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Venezuela reaffirms, Essequibo is Venezuelan

CARACAS, Venezuela, (teleSUR) — Venezuela reaffirms that it does not recognize the jurisdiction of the International Court of Justice (ICJ) in the territorial dispute over the disputed Essequibo area.

Through a statement issued on Friday by the Venezuelan foreign ministry, the government of president Nicolás Maduro informed that it participated “as a courtesy,” not as part of the proceedings, in a virtual meeting with the president of the ICJ, Joan E. Donoghue, following a unilateral demand by Guyana in the midst of the territorial dispute over the Essequibo.

“Venezuela has expressly reaffirmed its historical position of non-recognition of the jurisdiction of the Court to hear the territorial dispute over the Guayana Essequibo,” reads the document published by Venezuelan foreign minister Jorge Arreaza.

However, it adds, Venezuela stresses the validity of the Geneva Agreement of 1966 to reach a practical and mutually satisfactory settlement for the parties, through friendly negotiations.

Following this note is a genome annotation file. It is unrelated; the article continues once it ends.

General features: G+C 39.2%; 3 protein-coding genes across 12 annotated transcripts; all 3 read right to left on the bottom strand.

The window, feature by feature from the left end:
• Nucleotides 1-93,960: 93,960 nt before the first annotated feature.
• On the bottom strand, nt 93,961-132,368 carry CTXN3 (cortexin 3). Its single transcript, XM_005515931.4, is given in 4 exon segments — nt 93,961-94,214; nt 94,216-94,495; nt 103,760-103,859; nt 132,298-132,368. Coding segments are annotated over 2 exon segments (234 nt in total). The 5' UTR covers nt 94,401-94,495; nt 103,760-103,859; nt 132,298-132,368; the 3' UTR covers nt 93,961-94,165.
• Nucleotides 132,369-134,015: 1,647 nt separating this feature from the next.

The Venezuelan government considered that Guyana’s claim “damages the sense, purpose and reason”, emphasizing that there is no basis of jurisdiction for this case.

Likewise, it expressed its concern for the “unjustified haste” of this legal process, since, it explained, for the Bolivarian government, it is “a secular matter of great transcendence.”

For more than a century, Venezuela and Guyana, which used to be a colony of the United Kingdom, have been disputing a territory of some 159,000 square kilometers.

In 1897, Venezuela and the UK signed a treaty in which they undertook to resolve the boundary problem through international arbitration, which ruled in favor of the UK, since the representation of Venezuela, without the presence of a member from the Bolivarian country, had been left in the hands of the US.

Tensions increased in 2015, after the US oil company Exxon discovered an important oilfield in the maritime part of the claimed territory. Guyana asked the ICJ on March 29, 2018 to resolve the conflict, two months after the United Nations secretary-general Antonio Guterres referred the border dispute to that court.

In December 2020, the Court declared itself “competent” to analyze “the validity of the arbitration award of October 3, 1899,” which drew the border between both countries and which had been annulled in 1966, after the signing of the Geneva Agreement.

In view of this situation, the Venezuelan government, which has never recognized Guyana’s sovereignty over the area and assures that the controversy must be solved within the framework of the Geneva Agreement, established a new maritime territory on its Atlantic coast to “safeguard the country’s spaces,” and at the same time sent a letter of protest to the UN.




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